Several RCS employees announce retirement plans

By MATT DANIELS
Rantoul Press assistant editor


Several veteran employees in the Rantoul City Schools district will retire in the next few years, including Northview Elementary School Principal Carolyn Hinton.

The RCS board voted 5-0, with board members Kevin Modglin and Kevin McCallister absent, to approve those retirements at its monthly meeting Thursday night.

Only one retirement — Eastlawn Elementary School kindergarten teacher Bea Pierce — will take place at the end of the 2012-13 school year.

Hinton plans to retire at the end of the 2015-16 school year as does Northview office manager Mary Shields and Pat Morris, a teaching assistant at Northview.
Janet Withers, part of the cafeteria staff at J.W. Eater Junior High, plans to retire effective June 25, 2015, while DeAnn McMorris, the district’s business secretary, plans to retire June 30, 2016.

Pam Ideus, the nurse at Eastlawn, Northview and Broadmeadow Elementary School; Lyndal Kleinsteiber, a first-grade teacher at Eastlawn; Pam Martin, the physical education teacher at Pleasant Acres Elementary School; Susan Behnke, a third-grade teacher at Broadmeadow Elementary School; Rita Maupin, a fourth-grade teacher at Northview; and Garris Graham, a sixth-grade teacher at Eater, all plan to retire at the conclusion of the 2016-17 school year.

“The way I look at this is as a double-edged sword,” board member Joan Fitzgarrald said. “That’s a lot of experience. All those people, in one way or another, are all excellent, excellent employees. They are going to be so greatly missed, but on the other side, congratulations for a wonderful career and a deserved retirement.”

Board member John Brotherton has similar sentiments.

“All I can do is echo Joan’s comments,” he said. “I’ve worked with most of these people. I’m sorry we’re going to lose them. I understand why, but we’re going to lose a great deal of experience. It’s kind of bittersweet.”

School safety: RCS Superintendent Michelle Ramage informed the board about the district’s plans for student safety in light of last month’s school shooting in Newtown, Conn. The board had not met since the shooting at Sandy Hook Elementary School Dec. 14.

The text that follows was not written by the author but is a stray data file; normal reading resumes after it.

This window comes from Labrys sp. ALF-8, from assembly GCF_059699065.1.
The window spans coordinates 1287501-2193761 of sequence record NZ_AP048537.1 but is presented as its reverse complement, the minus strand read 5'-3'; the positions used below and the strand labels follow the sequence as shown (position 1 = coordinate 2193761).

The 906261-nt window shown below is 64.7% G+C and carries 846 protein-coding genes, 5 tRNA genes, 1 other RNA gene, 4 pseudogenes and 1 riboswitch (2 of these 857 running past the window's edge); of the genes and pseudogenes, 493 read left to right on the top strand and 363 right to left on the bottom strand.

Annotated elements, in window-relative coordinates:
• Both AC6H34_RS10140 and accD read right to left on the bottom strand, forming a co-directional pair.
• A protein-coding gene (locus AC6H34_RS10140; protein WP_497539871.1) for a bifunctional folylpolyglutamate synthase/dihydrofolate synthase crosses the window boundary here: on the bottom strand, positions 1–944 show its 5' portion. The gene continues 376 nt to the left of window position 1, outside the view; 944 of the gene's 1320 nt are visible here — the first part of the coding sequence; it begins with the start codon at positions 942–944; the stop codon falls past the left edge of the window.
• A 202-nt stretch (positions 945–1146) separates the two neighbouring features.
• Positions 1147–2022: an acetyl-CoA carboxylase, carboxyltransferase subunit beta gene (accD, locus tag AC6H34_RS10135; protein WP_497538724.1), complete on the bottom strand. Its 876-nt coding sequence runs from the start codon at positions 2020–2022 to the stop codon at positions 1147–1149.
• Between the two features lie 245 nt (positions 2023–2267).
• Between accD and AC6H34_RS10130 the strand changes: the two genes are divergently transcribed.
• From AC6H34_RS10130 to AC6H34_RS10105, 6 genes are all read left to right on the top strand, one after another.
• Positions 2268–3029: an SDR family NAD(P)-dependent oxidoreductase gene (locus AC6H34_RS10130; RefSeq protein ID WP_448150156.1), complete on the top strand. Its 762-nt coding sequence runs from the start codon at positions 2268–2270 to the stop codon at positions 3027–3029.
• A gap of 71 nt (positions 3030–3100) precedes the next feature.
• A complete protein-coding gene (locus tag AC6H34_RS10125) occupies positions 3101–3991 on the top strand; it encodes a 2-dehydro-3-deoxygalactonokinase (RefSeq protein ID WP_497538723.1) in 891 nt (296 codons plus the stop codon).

Ramage said the crisis plan is reviewed at the beginning of each school year, and any changes to the plan are made in conjunction with local law enforcement. All visitors have to be buzzed in before entering the school during the day. Each building in the district has airlock double doors, and security cameras are present in all schools.

Ramage said last August, the Champaign County SWAT team did a training exercise at Northview.

“The SWAT team was impressed with the school and the electronics we had in place,” Ramage said. “They said that we were by far the most electronically advanced school they had ever been in and used the camera system on site to (help in the drill).”
Ramage added drills are held on a regular basis in the schools involving intruders in the building and soft lockdowns.

“Of course, there’s no way to predict what could happen, and there’s things where if we would have unlimited resources, we’d look at,” Ramage said, “but I feel secure with what we have in place that we utilize that the best we can.”

Teacher evaluation changes: Eater Principal Mike Penicook gave a 35-minute presentation to the board about the teacher evaluation changes that are now in place across the state.